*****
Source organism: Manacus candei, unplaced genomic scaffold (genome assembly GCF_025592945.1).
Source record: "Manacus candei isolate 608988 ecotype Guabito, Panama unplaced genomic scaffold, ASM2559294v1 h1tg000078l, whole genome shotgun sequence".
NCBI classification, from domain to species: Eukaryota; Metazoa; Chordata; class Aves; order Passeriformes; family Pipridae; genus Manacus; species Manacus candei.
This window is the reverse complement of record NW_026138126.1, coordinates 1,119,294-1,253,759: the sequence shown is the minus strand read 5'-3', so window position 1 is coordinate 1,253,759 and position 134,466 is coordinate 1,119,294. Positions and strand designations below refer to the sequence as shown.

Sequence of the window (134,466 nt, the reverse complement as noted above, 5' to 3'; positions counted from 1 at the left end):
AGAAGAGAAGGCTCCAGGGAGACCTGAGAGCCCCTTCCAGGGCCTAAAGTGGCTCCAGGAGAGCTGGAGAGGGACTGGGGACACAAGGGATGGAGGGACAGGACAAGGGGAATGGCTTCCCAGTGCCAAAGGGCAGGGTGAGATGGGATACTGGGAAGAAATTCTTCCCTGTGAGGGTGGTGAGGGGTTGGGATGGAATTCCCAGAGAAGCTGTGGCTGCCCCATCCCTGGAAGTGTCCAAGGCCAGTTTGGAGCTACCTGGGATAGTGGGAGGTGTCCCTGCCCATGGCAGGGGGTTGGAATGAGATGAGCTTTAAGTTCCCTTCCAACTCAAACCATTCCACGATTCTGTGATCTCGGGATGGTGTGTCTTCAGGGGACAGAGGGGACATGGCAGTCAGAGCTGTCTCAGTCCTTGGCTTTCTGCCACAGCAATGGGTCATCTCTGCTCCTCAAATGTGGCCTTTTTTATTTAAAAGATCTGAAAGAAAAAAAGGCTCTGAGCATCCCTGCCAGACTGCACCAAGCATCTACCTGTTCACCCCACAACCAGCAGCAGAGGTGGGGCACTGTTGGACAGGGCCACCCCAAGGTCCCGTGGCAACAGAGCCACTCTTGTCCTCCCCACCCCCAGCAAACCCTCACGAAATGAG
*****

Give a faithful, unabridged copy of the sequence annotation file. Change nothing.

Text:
Source organism: Manacus candei, unplaced genomic scaffold (genome assembly GCF_025592945.1).
Source record: "Manacus candei isolate 608988 ecotype Guabito, Panama unplaced genomic scaffold, ASM2559294v1 h1tg000078l, whole genome shotgun sequence".
NCBI classification, from domain to species: Eukaryota; Metazoa; Chordata; class Aves; order Passeriformes; family Pipridae; genus Manacus; species Manacus candei.
This window is the reverse complement of record NW_026138126.1, coordinates 1,119,294-1,253,759: the sequence shown is the minus strand read 5'-3', so window position 1 is coordinate 1,253,759 and position 134,466 is coordinate 1,119,294. Positions and strand designations below refer to the sequence as shown.

Sequence of the window (134,466 nt, the reverse complement as noted above, 5' to 3'; positions counted from 1 at the left end):
AGAAGAGAAGGCTCCAGGGAGACCTGAGAGCCCCTTCCAGGGCCTAAAGTGGCTCCAGGAGAGCTGGAGAGGGACTGGGGACACAAGGGATGGAGGGACAGGACAAGGGGAATGGCTTCCCAGTGCCAAAGGGCAGGGTGAGATGGGATACTGGGAAGAAATTCTTCCCTGTGAGGGTGGTGAGGGGTTGGGATGGAATTCCCAGAGAAGCTGTGGCTGCCCCATCCCTGGAAGTGTCCAAGGCCAGTTTGGAGCTACCTGGGATAGTGGGAGGTGTCCCTGCCCATGGCAGGGGGTTGGAATGAGATGAGCTTTAAGTTCCCTTCCAACTCAAACCATTCCACGATTCTGTGATCTCGGGATGGTGTGTCTTCAGGGGACAGAGGGGACATGGCAGTCAGAGCTGTCTCAGTCCTTGGCTTTCTGCCACAGCAATGGGTCATCTCTGCTCCTCAAATGTGGCCTTTTTTATTTAAAAGATCTGAAAGAAAAAAAGGCTCTGAGCATCCCTGCCAGACTGCACCAAGCATCTACCTGTTCACCCCACAACCAGCAGCAGAGGTGGGGCACTGTTGGACAGGGCCACCCCAAGGTCCCGTGGCAACAGAGCCACTCTTGTCCTCCCCACCCCCAGCAAACCCTCACGAAATGAG